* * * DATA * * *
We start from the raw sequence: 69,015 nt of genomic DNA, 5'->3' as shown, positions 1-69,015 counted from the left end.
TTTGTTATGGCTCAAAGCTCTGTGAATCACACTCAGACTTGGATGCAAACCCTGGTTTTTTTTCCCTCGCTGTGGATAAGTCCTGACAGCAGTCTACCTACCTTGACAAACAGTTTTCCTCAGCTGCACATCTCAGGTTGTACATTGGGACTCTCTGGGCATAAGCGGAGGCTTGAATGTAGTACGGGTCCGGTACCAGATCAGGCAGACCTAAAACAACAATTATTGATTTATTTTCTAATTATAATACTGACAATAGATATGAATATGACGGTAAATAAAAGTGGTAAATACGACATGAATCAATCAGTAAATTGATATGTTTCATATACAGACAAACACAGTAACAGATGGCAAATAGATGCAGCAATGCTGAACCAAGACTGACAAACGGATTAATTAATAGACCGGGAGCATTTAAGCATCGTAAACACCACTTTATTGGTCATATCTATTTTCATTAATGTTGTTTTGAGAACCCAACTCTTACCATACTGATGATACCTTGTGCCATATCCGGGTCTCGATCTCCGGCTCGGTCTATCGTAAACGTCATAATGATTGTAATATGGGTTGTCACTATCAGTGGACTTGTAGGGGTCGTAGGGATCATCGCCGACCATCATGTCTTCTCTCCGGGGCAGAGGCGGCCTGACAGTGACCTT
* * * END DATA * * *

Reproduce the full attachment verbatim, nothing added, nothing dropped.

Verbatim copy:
We start from the raw sequence: 69,015 nt of genomic DNA, 5'->3' as shown, positions 1-69,015 counted from the left end.
TTTGTTATGGCTCAAAGCTCTGTGAATCACACTCAGACTTGGATGCAAACCCTGGTTTTTTTTCCCTCGCTGTGGATAAGTCCTGACAGCAGTCTACCTACCTTGACAAACAGTTTTCCTCAGCTGCACATCTCAGGTTGTACATTGGGACTCTCTGGGCATAAGCGGAGGCTTGAATGTAGTACGGGTCCGGTACCAGATCAGGCAGACCTAAAACAACAATTATTGATTTATTTTCTAATTATAATACTGACAATAGATATGAATATGACGGTAAATAAAAGTGGTAAATACGACATGAATCAATCAGTAAATTGATATGTTTCATATACAGACAAACACAGTAACAGATGGCAAATAGATGCAGCAATGCTGAACCAAGACTGACAAACGGATTAATTAATAGACCGGGAGCATTTAAGCATCGTAAACACCACTTTATTGGTCATATCTATTTTCATTAATGTTGTTTTGAGAACCCAACTCTTACCATACTGATGATACCTTGTGCCATATCCGGGTCTCGATCTCCGGCTCGGTCTATCGTAAACGTCATAATGATTGTAATATGGGTTGTCACTATCAGTGGACTTGTAGGGGTCGTAGGGATCATCGCCGACCATCATGTCTTCTCTCCGGGGCAGAGGCGGCCTGACAGTGACCTT